Paying For Home Care Services Using a Trust
In Massachusetts nursing homes which is the most expensive option for care costs an estimated $90,000 annually. This can put a financial strain on even the wealthiest family. A trust is another way to help families pay for home care services. An irrevocable trust which is also referred to as a “medicaid trust” can be set up as a means to pay for your home care expenses opposed to paying for long term care insurance.
Article that Compares Using Long Term Care Insurance and Irrevocable Trusts to Pay for Home Care
Any plan for retirement and end of life should contain a number of elements designed to provide for your needs should you become disabled or ill and need extended medical care. ………….
Definition of an Irrevocable Trust
- An irrevocable trust is a legal entity that holds assets on your behalf. These assets are managed and distributed according to your instructions in the trust document. Irrevocable trusts cannot be altered or repealed once they have been established. Irrevocable trusts can be set up for a number of reasons and hold a variety of assets.An irrevocable trust may be designed to provide for your long term care. In this case, trust assets would be accessed to pay for medical bills, hospice, prescription drugs and other necessities during your illness. The trustee (a person or entity you designated to manage the trust) is responsible for distributing assets and for maintaining your quality of life………………….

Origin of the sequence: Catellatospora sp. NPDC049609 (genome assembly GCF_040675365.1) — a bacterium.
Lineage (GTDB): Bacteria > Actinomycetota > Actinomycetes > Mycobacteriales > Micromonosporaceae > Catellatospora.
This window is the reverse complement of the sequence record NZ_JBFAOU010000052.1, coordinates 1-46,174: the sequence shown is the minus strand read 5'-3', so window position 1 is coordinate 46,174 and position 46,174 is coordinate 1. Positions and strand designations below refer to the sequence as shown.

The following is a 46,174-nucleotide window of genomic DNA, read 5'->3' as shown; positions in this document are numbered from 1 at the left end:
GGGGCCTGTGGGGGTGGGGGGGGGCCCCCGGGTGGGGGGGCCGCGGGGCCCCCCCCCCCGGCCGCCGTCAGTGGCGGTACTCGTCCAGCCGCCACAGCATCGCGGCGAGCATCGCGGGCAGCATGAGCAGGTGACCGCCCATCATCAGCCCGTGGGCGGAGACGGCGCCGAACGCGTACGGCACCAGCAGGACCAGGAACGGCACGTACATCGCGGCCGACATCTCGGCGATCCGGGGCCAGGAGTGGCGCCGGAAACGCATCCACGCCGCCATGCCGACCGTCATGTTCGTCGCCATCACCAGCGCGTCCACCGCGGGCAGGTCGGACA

Benefits and Drawbacks of an Irrevocable Trust
- An irrevocable trust is restricted only by the parameters you create when you set it up. It may pay for non-medical expenses such as the upkeep of your home or the maintenance of a spouse or dependent child. When you die, the assets left in the trust can be used to pay estate expenses or be distributed to your beneficiaries. An irrevocable trust is limited by the value of its assets–it cannot pay out vastly more than you put into it as it is limited by the ability of the assets to earn income.
- Both irrevocable trusts and long term care insurance can be used to aid in planning to qualify for Medicaid benefits. The assets held in an irrevocable trust are no longer under your control, and under certain circumstances this may disqualify them from being counted as assets for Medicaid purposes. Long term care insurance may be used to cover the Medicaid five-year ineligibility period following any gift of assets to a child or other entity. In either situation, you must plan carefully. It is wise to consult a qualified financial planner when considering any Medicaid eligibility issues.